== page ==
The Federal Aviation Administration (FAA) has created a new aviation rulemaking committee dedicated to helping the agency identify the owners of rogue unmanned aircraft systems (UAS).
According to a news update from the FAA, because there are not yet any “established requirements or voluntary standards for electrically broadcasting information to identify an unmanned aircraft while it’s in the air,” the agency has brought together a “diverse variety” of stakeholders to help come up with standards to address the issue.
The FAA notes that the recommendations established by the committee could also help the agency move closer to green-lighting drone operations taking place over people and beyond the visual line of sight of the operator.
The agency has laid out the following tasks for the new committee:
- “Identify, categorize and recommend available and emerging technologies for the remote identification and tracking of UAS;
- Identify requirements for meeting the security and public safety needs of law enforcement, homeland defense, and national security communities for remote identification and tracking; and
- Evaluate the feasibility and affordability of the available technical solutions and determine how well they address the needs of law enforcement and air traffic control communities.”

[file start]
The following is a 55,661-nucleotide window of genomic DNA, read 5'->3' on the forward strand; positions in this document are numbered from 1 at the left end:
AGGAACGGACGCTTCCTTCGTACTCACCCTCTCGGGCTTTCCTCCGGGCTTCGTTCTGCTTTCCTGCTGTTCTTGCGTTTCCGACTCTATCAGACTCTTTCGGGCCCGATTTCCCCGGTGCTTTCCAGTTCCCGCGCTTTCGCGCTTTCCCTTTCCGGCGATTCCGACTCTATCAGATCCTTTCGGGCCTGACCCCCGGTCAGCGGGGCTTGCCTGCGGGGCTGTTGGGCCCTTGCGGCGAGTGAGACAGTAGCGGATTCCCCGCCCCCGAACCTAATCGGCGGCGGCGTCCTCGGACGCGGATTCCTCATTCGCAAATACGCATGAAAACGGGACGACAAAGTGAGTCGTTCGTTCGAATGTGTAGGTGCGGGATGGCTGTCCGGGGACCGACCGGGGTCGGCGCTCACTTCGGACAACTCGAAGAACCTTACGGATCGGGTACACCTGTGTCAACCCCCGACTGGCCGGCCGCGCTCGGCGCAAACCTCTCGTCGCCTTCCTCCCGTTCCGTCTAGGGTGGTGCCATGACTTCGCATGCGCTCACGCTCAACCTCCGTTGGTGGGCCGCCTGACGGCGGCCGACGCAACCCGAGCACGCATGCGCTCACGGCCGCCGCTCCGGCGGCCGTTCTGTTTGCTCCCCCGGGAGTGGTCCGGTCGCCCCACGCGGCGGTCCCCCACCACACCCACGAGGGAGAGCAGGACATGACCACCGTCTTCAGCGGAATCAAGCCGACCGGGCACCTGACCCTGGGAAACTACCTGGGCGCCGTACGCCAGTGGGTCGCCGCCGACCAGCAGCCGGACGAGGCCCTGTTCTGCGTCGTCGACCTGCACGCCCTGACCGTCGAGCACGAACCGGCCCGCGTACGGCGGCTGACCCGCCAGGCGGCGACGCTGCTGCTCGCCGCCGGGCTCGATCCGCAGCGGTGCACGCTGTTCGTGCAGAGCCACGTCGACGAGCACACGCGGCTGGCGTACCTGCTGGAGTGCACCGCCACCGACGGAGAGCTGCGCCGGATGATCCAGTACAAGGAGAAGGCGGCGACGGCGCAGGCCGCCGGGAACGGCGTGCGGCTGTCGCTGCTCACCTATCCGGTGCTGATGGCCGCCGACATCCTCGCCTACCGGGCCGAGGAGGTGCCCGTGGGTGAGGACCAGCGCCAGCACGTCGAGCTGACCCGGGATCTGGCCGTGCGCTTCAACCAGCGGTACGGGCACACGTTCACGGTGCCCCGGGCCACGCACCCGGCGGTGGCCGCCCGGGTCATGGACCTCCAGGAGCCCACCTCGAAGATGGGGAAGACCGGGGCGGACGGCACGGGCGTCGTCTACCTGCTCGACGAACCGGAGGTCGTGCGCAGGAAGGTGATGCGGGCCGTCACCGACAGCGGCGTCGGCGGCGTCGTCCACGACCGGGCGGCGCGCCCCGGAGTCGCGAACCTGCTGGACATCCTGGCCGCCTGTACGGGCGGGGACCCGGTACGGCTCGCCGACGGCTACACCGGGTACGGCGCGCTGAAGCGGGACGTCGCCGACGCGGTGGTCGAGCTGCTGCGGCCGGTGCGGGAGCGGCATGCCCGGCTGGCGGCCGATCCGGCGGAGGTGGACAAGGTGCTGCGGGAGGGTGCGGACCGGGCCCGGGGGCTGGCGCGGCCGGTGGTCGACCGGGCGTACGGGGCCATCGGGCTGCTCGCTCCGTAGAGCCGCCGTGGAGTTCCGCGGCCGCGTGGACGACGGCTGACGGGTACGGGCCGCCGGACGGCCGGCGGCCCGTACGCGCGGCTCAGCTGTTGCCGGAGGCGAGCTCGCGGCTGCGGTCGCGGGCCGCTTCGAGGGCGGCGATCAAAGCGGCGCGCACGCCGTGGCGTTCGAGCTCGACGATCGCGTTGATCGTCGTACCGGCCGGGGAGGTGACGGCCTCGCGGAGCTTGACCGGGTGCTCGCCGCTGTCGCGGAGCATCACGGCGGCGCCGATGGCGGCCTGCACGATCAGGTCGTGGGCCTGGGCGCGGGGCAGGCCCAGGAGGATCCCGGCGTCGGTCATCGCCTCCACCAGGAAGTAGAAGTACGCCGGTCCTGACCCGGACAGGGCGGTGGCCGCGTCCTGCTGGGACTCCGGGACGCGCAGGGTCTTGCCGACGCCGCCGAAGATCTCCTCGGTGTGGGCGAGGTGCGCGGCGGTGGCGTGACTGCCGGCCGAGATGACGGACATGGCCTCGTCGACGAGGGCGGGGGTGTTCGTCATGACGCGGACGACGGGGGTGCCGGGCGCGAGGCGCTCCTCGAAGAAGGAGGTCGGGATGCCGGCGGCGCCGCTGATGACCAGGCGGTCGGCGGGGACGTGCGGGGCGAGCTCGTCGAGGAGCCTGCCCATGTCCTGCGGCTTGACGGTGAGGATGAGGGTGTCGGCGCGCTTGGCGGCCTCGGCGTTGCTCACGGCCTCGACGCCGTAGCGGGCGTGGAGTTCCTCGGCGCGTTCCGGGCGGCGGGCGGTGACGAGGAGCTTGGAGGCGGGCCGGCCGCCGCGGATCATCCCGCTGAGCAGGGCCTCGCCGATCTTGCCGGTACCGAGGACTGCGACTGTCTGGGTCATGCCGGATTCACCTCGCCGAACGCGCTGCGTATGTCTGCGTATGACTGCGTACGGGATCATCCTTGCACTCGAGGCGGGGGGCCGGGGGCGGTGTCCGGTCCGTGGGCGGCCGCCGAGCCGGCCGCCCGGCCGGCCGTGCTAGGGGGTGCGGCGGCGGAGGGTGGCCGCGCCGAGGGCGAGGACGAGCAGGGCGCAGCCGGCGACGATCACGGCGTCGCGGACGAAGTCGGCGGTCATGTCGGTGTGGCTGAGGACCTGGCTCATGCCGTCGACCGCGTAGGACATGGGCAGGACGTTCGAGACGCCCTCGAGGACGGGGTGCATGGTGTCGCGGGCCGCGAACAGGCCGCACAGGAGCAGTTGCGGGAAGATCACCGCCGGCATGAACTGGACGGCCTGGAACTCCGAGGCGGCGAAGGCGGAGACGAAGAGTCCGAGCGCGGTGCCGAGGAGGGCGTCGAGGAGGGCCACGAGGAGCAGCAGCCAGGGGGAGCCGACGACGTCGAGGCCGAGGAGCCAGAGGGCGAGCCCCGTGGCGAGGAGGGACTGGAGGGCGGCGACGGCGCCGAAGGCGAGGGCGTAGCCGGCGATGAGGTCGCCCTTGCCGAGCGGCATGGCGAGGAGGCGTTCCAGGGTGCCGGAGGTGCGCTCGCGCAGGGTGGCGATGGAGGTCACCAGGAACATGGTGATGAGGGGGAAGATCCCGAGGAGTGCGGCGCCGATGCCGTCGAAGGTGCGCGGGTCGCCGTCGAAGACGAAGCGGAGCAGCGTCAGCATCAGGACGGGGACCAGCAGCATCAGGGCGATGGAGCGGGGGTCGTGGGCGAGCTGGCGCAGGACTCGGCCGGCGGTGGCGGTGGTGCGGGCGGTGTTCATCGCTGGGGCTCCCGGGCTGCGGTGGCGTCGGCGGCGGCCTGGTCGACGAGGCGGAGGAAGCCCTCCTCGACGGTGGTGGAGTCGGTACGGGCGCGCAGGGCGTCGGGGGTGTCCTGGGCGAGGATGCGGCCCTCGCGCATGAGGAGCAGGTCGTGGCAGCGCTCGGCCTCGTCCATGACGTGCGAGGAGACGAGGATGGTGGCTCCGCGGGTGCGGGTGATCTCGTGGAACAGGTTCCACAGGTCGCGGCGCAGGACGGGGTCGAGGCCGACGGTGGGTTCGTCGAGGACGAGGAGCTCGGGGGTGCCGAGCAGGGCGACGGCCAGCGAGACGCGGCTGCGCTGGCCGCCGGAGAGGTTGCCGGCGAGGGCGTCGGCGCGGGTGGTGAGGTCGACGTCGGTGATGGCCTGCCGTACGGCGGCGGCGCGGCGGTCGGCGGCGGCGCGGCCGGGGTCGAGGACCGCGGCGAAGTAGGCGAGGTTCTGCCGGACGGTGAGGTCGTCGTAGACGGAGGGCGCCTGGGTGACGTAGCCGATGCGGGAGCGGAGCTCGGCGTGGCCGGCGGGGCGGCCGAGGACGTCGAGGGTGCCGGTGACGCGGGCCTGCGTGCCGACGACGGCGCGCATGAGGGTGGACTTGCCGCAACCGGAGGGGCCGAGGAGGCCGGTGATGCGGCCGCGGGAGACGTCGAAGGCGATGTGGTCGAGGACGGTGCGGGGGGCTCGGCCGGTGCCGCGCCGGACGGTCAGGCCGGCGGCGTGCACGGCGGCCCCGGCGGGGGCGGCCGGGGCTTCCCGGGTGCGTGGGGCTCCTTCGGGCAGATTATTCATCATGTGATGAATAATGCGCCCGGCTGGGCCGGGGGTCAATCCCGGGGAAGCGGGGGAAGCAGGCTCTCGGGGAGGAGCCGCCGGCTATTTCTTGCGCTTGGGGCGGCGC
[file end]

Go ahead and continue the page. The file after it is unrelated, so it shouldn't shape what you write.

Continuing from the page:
Brian Wynne, president and CEO of the Association for Unmanned Vehicle Systems International (AUVSI), which is a part of the committee, says the effort is “yet another example of government and industry collaboration to address complex issues involving UAS.”
“Developing standards for remotely identifying operators and owners of UAS builds upon earlier registration efforts with real-time tracking of UAS operators,” he says in an AUVSI release. “These important security measures will pave the way for expanded UAS operations, including flights over people and beyond-line-of-sight operations.”
The FAA says the rulemaking committee is already meeting this week in Washington, D.C. The list of members can be found here.